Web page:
Fire boat

Personnel with the Astoria Fire Department train on the Trident at Pier 39.

In 2014, the Port of Astoria took ownership of the Trident, a federally funded emergency response boat with high-tech equipment and two water cannons, promising to add a new dimension to waterfront firefighting.

Since then, the boat has mostly languished on a floating mattress at the West Mooring Basin, its electronics slowly breaking down because of a lack of maintenance.

But with several firefighters freshly trained on the Trident and an agreement forming between the Port and the city to operate it, there is hope the vessel will be available to help fight fires.

Using the boat for firefighting is largely about keeping it stable while shooting up to 1,500 gallons of water per minute, the equivalent to one fire engine.

“If you put that gun straight off the bow, and say the motors are just in idle, you’re going to be (pushed) straight back … at a pretty decent rate, a couple to a few miles an hour,” said Tom Jaworski, an engineer with the Astoria Fire Department.

During training, the crews went out twice to search for Maya Sanders, a Svensen woman who disappeared into the Columbia River near Tongue Point in March.


The Trident came equipped as a search and rescue boat with thermal and night vision, along with advanced radar. But much of the electronics on board broke down while the boat sat unused at the marina.

“They’re made to be out in the weather, but they’re made to be exercised and taken care of,” Jaworski said.


Terry Corbit, left, and Zach Plant hitch a ride on the Trident as it heads back to the marina after a day of training.

Local businesses said they wanted the vessel in operation and stepped in with funding, Jaworski said. Along with a $1,000 donation from Lum’s Auto Center to fuel the Trident for training and a vessel checkup covered by the city, the training effort received another $3,000 in equipment from Englund Marine & Industrial Supply.

While fire crews have received their initial training on the Trident, they still need to learn to drive the boat in rougher weather and darkness, Astoria Fire Lt. Terry Corbit said.

Tim VonSeggern and Scott Heesacker, both retired Portland firefighters and fire boat operators, led the training. The two stumped for the Trident in 2012 when the Port Commission was deciding whether to be a part of a $2.7 million ask with Clark County Fire and Rescue and the Vancouver Fire Department in Washington state for three new response boats along the Columbia.

VonSeggern, who grew up in Astoria and retired in Nehalem, said he was approached two years ago about training a crew for the fireboat. He and Heesacker have been traveling to Astoria pro bono, being put up by Pier 39 owner Floyd Holcom.

“This fireboat will be essential to fighting fires in these waterfront buildings, making a one-dimensional fire three dimensions,” VonSeggern said.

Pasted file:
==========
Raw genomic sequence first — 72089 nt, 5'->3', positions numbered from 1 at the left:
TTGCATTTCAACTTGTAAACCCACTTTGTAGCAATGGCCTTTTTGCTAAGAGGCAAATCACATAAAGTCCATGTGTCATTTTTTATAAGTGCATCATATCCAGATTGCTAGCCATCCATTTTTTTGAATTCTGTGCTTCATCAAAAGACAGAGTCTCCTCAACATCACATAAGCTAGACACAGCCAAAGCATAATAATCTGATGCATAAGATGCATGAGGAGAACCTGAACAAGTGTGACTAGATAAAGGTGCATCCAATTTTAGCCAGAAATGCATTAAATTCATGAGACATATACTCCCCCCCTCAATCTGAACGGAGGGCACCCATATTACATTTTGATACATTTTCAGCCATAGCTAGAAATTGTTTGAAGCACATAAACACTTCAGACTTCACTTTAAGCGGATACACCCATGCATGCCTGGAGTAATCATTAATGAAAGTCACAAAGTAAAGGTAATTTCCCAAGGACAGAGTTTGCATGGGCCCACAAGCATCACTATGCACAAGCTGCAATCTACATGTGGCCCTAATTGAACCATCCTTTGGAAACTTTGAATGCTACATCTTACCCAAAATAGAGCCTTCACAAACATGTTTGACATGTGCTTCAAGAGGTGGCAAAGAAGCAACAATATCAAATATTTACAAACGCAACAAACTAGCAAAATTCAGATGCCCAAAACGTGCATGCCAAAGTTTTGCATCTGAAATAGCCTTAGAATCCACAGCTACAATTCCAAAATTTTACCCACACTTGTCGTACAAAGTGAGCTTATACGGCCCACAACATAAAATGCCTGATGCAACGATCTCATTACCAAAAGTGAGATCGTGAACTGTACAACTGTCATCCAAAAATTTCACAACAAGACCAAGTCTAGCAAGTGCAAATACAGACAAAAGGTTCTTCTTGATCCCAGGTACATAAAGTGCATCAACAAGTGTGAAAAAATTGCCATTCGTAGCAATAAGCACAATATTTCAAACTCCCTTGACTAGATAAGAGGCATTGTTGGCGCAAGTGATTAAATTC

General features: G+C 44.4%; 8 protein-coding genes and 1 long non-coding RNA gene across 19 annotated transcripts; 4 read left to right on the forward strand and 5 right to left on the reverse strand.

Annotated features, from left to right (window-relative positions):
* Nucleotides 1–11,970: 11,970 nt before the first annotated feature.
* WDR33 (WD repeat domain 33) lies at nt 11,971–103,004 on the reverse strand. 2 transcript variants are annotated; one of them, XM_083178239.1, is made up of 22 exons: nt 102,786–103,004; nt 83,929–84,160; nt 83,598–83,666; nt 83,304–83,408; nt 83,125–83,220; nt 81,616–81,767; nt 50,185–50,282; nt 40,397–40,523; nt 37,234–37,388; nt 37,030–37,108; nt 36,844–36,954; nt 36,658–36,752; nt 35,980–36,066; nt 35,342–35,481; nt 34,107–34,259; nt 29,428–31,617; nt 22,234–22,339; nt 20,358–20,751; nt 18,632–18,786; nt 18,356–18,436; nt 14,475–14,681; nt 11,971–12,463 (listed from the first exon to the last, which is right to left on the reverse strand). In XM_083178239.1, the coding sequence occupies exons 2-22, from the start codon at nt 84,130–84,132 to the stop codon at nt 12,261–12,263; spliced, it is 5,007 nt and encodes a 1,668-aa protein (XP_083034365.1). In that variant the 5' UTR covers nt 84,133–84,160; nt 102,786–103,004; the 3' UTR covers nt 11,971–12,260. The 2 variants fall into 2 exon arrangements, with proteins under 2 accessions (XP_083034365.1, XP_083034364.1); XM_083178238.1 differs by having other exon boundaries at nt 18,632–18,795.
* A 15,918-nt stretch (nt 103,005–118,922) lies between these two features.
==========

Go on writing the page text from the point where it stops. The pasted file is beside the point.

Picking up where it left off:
“Everybody is trained,” he said. “Now it’s up to the Port and the city to hash out the particulars.”

The city and Port are in the initial stages of updating an operations agreement laying out how and when the boat will be used, said Jim Knight, the Port’s executive director. The two agencies have an existing agreement going back to 1993 that governed the operation of the Harry Steinbock, a fireboat gifted to the Port from Portland that rusted out because of electrolysis by 2005.

The existing agreement has the Port operating the boat and Astoria firefighters manning the cannon. Dan Crutchfield, the new Astoria fire chief, said the city is hoping the new agreement will have firefighters driving the boat as well.

“The more people we have trained, the faster we can assemble a team and get the boat up and running,” Crutchfield said. “There are other resources like the Coast Guard, so we’ll be talking about what type of incidents we’ll respond to.”

Potential resource

The parties are hopeful the Trident will provide a resource that hasn’t been available since the Harry Steinbock. The boat could be dispatched as far upriver as Lewiston, Idaho, for waterfront and shipboard fires.

The Trident could have been useful in several waterfront blazes, such as the 2013 destruction of Pacific Seafood along the Skipanon River in Warrenton, a 2014 fire onboard a fishing boat along the Youngs River and a 2017 pallet blaze near Astoria Warehousing.

VonSeggern recounted how after the Loma Prieta earthquake of 1989 broke many of the water mains in San Francisco, the fireboat Phoenix provided much of the water to save waterfront buildings. The Trident could prove similarly important after a Cascadia Subduction Zone earthquake, he said.

Water cannon

Astoria Fire Department personnel train on the Trident near Pier 39 in March.

Corbit remembers being a crew member on land during the 1993 fire that destroyed the former Elmore Cannery, when the Harry Steinbock pulled up in the river to hit the fire from the water.

“The Elmore Cannery was actually out over piles,” he said. “We weren’t going out there. We were setting up our monitors to spray at it, but those guys coming over were just able to hit the back side of it and really supply a lot of water. It really helped with getting that stopped and controlled much quicker.”

Putting out fires

The Trident sprays water on a jetty at Pier 39 during a training exercise.

Edward Stratton is a reporter for The Daily Astorian. Contact him at 971-704-1719 or

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